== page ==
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Farm income continues descentFarm income continues descent

Jacqui Fatka

August 28, 2015

4 Min Read
Farm income continues descent
Farm income continues descent

BOTH net cash income and net farm income are forecasted to decline for the second consecutive year after reaching recent historic highs in 2013, according to farm sector profitability forecasts published last Tuesday by the U.S. Department of Agriculture.

Net cash income is expected to fall 21% in 2015, while the projected 36% drop in net farm income (Figure) would be the largest since 1983 (in both nominal and inflation-adjusted terms).

Livestock receipts could decline by more than 9% ($19.4 billion) in 2015 due to reductions of 29% and 27% in dairy and hog receipts, respectively.

Mitch Morehart, senior agricultural economist at USDA's Economic Research Service, said cattle receipts are down only slightly and still remain strong relative to recent history.

After reaching a record high of $49.3 billion in 2014, milk receipts are expected to drop 29% in 2015 as declining prices more than offset a small expected increase in milk production.

Hog production is expected to expand in 2015 as the industry recovers from porcine epidemic diarrhea virus. However, hog prices are expected to drop sharply.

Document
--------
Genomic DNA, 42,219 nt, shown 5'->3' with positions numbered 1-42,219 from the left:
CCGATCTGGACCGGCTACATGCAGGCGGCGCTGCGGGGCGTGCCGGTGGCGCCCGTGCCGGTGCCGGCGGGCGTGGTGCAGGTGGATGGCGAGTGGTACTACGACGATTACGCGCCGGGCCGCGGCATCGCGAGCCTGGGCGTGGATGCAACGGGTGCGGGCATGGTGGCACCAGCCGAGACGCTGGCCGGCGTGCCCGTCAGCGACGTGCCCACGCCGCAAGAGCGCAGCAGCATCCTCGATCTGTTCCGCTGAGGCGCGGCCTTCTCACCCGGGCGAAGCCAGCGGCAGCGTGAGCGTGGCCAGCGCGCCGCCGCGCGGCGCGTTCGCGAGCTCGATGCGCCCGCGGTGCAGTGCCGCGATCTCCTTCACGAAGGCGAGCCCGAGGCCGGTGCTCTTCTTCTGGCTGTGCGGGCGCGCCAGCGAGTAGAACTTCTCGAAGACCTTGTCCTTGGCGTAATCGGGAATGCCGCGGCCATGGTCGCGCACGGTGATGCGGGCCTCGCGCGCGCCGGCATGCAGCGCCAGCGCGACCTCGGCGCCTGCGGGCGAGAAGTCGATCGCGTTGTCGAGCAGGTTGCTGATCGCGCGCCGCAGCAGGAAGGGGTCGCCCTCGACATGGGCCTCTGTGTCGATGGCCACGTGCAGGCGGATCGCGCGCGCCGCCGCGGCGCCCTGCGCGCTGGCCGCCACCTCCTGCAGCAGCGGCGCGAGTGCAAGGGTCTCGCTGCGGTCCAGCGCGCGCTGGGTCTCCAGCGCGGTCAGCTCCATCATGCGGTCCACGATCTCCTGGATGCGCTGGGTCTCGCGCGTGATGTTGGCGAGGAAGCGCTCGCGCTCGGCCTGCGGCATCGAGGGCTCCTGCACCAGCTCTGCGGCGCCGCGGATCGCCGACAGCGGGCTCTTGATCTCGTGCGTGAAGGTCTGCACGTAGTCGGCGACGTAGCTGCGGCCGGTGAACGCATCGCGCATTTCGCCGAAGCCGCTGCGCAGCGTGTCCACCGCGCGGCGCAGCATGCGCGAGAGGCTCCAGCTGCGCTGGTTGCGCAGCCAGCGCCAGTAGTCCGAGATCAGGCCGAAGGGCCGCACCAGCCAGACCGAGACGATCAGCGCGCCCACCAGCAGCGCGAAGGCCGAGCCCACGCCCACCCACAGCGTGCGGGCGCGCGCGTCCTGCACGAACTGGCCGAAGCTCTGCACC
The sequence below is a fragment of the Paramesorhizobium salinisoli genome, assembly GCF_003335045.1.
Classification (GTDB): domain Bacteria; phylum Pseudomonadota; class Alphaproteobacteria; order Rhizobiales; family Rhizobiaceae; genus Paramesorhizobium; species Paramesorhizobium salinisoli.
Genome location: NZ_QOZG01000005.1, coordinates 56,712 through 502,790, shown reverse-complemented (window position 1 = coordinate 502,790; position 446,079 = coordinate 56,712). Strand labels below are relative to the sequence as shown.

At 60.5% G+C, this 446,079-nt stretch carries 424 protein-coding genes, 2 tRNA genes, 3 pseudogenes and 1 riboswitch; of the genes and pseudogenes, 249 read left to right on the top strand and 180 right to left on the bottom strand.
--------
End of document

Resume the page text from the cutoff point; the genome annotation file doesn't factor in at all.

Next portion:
Poultry and egg receipts are expected to be broadly affected by this year's highly pathogenic avian influenza (HPAI) outbreak, although the effects will be mixed. Since it was first detected in December 2014, HPAI has claimed 48 million birds, with turkeys and egg-laying chickens most vulnerable. The decline in the number of both turkeys and egg-laying chickens is expected to reduce production and place upward pressure on prices, leading to a forecasted 5.2% increase in poultry/egg receipts in 2015.

Relatively few broilers have been infected by HPAI, and U.S. broiler production is expected to increase in 2015. Still, U.S. broiler prices and cash receipts are expected to fall as HPAI-related export bans increase U.S. inventories and take prices lower.

Crop receipts are expected to decrease by more than 6% ($12.9 billion) in 2015, led by a projected $7.1 billion decline in corn receipts, a $3.4 billion drop in soybean receipts and a $1.6 billion drop in wheat receipts.

Since hitting a record high in 2012, corn receipts have fallen 35%. Corn prices are expected to fall further in 2015, while production is also expected to drop slightly relative to 2014. Cash receipts for soybeans and wheat are also expected to decline from 2014 on quantity and price forecasts that are down 8.5% and 13.8%, respectively.

Total production expenses are forecasted to fall for the first time since 2009 — although by less than 0.5% — and would represent only the third year since 2000 that the farm sector spent less than the previous year. The largest declines are expected for energy inputs and feed.

Expenses are projected to increase for labor, interest and property taxes. Morehart said production costs have seen five consecutive years of increases for a cumulative 42% rise since 2009, but they are estimated to decrease $1.5 billion this year.